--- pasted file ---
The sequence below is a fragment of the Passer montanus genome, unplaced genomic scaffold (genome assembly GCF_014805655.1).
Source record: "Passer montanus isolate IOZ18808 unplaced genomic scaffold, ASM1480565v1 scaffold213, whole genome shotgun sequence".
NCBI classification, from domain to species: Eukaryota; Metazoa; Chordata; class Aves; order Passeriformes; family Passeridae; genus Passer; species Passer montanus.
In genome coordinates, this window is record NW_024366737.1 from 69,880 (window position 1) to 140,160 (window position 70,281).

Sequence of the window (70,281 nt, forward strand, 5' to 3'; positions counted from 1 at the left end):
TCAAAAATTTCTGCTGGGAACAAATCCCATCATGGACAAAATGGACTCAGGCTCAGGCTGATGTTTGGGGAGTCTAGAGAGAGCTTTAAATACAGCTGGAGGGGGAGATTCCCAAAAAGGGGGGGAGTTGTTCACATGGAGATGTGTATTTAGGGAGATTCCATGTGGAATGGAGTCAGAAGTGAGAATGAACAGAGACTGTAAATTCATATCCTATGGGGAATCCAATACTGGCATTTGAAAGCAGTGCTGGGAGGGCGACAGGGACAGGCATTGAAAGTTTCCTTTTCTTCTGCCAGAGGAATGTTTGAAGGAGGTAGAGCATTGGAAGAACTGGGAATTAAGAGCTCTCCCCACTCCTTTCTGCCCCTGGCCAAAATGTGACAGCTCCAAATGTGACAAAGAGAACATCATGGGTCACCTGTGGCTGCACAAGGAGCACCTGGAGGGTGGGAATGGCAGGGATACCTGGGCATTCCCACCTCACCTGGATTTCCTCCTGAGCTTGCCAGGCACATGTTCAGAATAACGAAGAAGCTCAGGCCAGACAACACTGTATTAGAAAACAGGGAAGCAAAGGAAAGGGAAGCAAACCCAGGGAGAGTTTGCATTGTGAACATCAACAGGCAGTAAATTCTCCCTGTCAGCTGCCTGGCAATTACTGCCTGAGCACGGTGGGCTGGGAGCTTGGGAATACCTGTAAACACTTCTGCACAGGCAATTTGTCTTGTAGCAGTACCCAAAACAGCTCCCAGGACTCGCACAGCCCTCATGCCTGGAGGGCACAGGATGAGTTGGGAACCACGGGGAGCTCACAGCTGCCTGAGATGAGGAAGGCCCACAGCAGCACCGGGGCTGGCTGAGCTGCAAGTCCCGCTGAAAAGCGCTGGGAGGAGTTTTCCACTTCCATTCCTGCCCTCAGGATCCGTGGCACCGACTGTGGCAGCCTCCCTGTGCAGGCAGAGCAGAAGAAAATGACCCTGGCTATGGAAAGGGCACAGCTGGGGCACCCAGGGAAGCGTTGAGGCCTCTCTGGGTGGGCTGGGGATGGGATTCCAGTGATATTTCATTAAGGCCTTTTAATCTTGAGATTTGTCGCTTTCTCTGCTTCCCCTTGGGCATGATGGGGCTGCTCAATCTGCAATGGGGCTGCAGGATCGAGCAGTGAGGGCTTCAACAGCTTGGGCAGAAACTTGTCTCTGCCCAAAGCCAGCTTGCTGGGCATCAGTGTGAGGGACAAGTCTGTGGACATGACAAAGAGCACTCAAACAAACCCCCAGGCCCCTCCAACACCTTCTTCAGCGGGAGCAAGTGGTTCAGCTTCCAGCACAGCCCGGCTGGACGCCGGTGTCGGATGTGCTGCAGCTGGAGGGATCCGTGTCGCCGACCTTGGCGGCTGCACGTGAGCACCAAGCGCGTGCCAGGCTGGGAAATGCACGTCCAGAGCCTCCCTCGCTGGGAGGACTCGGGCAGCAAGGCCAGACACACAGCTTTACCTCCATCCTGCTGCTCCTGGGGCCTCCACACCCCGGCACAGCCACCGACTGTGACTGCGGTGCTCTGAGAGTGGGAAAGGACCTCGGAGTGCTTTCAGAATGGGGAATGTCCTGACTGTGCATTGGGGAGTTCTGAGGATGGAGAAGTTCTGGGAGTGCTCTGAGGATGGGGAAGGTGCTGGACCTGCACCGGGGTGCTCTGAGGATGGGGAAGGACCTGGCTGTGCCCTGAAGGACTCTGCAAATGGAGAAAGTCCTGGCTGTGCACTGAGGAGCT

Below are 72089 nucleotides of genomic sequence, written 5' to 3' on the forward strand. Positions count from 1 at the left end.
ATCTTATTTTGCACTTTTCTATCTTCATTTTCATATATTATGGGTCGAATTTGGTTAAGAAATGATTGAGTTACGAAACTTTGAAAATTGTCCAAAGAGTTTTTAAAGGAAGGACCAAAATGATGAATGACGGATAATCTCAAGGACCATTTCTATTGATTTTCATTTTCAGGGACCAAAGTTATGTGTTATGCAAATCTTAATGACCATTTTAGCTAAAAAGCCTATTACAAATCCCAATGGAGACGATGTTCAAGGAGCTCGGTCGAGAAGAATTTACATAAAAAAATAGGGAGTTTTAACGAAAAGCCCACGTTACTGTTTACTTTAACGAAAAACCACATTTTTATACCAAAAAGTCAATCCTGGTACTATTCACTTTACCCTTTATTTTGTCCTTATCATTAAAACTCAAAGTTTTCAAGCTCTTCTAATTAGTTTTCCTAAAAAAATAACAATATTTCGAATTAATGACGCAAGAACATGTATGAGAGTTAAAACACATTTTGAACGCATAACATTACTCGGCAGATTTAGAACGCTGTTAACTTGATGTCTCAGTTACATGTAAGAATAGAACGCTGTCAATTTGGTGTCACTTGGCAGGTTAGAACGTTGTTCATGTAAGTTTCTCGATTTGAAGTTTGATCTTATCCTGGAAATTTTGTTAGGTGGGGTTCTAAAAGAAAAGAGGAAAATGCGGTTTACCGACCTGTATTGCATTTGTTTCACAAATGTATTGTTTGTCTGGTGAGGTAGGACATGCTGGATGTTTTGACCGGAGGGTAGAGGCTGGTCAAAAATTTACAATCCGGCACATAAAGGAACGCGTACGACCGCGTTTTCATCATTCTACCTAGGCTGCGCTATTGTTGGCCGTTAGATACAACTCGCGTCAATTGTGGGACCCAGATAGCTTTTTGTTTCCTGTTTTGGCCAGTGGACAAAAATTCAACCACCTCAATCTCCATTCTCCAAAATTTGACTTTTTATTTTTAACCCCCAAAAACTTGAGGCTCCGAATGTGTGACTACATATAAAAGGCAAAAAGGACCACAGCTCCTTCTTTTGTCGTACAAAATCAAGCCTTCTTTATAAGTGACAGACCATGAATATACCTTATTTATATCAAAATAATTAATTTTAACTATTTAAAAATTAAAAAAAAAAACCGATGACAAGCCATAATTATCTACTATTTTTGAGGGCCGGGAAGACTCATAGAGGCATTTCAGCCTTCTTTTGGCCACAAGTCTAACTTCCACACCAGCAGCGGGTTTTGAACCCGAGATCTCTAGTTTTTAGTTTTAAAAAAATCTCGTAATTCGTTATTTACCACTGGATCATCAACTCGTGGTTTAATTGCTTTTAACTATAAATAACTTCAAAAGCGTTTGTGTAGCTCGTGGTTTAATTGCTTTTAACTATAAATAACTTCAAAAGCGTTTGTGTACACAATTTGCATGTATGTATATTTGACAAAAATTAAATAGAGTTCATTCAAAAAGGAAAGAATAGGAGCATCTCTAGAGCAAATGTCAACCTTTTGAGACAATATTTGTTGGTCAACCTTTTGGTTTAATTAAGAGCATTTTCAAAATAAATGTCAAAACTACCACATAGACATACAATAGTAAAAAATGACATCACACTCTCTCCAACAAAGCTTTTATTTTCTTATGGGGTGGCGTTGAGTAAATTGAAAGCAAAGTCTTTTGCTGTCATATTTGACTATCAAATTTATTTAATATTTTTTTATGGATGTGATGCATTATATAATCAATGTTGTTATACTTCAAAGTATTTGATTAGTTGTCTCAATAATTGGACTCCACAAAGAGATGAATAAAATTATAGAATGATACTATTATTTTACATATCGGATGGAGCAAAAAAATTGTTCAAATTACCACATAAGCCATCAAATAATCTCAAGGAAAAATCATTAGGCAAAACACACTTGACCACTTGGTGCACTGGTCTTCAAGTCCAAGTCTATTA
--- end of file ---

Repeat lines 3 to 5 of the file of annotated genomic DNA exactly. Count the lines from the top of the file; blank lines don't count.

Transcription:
NCBI classification, from domain to species: Eukaryota; Metazoa; Chordata; class Aves; order Passeriformes; family Passeridae; genus Passer; species Passer montanus.
In genome coordinates, this window is record NW_024366737.1 from 69,880 (window position 1) to 140,160 (window position 70,281).

Sequence of the window (70,281 nt, forward strand, 5' to 3'; positions counted from 1 at the left end):